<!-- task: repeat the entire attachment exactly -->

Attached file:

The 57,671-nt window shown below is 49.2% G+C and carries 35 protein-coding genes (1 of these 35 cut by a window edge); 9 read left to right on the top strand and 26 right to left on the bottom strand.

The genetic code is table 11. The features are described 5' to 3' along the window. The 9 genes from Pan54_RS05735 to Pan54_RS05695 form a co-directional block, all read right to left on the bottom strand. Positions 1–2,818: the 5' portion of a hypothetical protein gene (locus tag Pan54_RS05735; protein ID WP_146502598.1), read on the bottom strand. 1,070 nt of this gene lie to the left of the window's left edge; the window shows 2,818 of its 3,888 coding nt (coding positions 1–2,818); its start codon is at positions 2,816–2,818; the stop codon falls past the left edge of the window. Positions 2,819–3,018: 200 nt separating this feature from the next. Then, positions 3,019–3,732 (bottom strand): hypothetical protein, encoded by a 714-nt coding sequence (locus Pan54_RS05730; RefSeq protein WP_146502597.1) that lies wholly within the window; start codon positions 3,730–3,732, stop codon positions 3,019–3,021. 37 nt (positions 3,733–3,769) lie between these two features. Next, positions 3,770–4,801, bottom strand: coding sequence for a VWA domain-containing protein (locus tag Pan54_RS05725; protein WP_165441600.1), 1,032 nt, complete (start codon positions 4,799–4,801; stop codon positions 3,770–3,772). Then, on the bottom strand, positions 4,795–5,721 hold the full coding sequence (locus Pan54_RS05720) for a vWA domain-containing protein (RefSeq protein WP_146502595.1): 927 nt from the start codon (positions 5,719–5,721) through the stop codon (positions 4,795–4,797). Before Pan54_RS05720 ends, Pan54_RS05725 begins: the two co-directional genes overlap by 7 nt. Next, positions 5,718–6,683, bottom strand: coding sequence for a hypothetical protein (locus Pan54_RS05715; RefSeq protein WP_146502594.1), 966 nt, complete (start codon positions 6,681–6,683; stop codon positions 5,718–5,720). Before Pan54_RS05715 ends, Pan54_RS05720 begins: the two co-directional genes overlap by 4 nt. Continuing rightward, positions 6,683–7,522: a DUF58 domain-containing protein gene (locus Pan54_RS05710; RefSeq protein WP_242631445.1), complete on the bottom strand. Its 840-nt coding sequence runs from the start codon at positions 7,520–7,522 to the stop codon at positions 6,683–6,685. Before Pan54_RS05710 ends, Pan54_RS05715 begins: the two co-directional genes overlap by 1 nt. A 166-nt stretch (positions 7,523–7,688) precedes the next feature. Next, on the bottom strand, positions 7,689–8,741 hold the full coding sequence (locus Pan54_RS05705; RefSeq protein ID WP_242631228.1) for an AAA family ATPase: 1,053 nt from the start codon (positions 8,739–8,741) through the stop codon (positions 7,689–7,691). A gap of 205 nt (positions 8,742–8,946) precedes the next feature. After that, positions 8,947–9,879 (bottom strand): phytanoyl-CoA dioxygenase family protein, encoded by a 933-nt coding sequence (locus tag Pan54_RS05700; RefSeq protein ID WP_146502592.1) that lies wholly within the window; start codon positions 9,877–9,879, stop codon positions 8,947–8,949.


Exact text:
The 57,671-nt window shown below is 49.2% G+C and carries 35 protein-coding genes (1 of these 35 cut by a window edge); 9 read left to right on the top strand and 26 right to left on the bottom strand.

The genetic code is table 11. The features are described 5' to 3' along the window. The 9 genes from Pan54_RS05735 to Pan54_RS05695 form a co-directional block, all read right to left on the bottom strand. Positions 1–2,818: the 5' portion of a hypothetical protein gene (locus tag Pan54_RS05735; protein ID WP_146502598.1), read on the bottom strand. 1,070 nt of this gene lie to the left of the window's left edge; the window shows 2,818 of its 3,888 coding nt (coding positions 1–2,818); its start codon is at positions 2,816–2,818; the stop codon falls past the left edge of the window. Positions 2,819–3,018: 200 nt separating this feature from the next. Then, positions 3,019–3,732 (bottom strand): hypothetical protein, encoded by a 714-nt coding sequence (locus Pan54_RS05730; RefSeq protein WP_146502597.1) that lies wholly within the window; start codon positions 3,730–3,732, stop codon positions 3,019–3,021. 37 nt (positions 3,733–3,769) lie between these two features. Next, positions 3,770–4,801, bottom strand: coding sequence for a VWA domain-containing protein (locus tag Pan54_RS05725; protein WP_165441600.1), 1,032 nt, complete (start codon positions 4,799–4,801; stop codon positions 3,770–3,772). Then, on the bottom strand, positions 4,795–5,721 hold the full coding sequence (locus Pan54_RS05720) for a vWA domain-containing protein (RefSeq protein WP_146502595.1): 927 nt from the start codon (positions 5,719–5,721) through the stop codon (positions 4,795–4,797). Before Pan54_RS05720 ends, Pan54_RS05725 begins: the two co-directional genes overlap by 7 nt. Next, positions 5,718–6,683, bottom strand: coding sequence for a hypothetical protein (locus Pan54_RS05715; RefSeq protein WP_146502594.1), 966 nt, complete (start codon positions 6,681–6,683; stop codon positions 5,718–5,720). Before Pan54_RS05715 ends, Pan54_RS05720 begins: the two co-directional genes overlap by 4 nt. Continuing rightward, positions 6,683–7,522: a DUF58 domain-containing protein gene (locus Pan54_RS05710; RefSeq protein WP_242631445.1), complete on the bottom strand. Its 840-nt coding sequence runs from the start codon at positions 7,520–7,522 to the stop codon at positions 6,683–6,685. Before Pan54_RS05710 ends, Pan54_RS05715 begins: the two co-directional genes overlap by 1 nt. A 166-nt stretch (positions 7,523–7,688) precedes the next feature. Next, on the bottom strand, positions 7,689–8,741 hold the full coding sequence (locus Pan54_RS05705; RefSeq protein ID WP_242631228.1) for an AAA family ATPase: 1,053 nt from the start codon (positions 8,739–8,741) through the stop codon (positions 7,689–7,691). A gap of 205 nt (positions 8,742–8,946) precedes the next feature. After that, positions 8,947–9,879 (bottom strand): phytanoyl-CoA dioxygenase family protein, encoded by a 933-nt coding sequence (locus tag Pan54_RS05700; RefSeq protein ID WP_146502592.1) that lies wholly within the window; start codon positions 9,877–9,879, stop codon positions 8,947–8,949.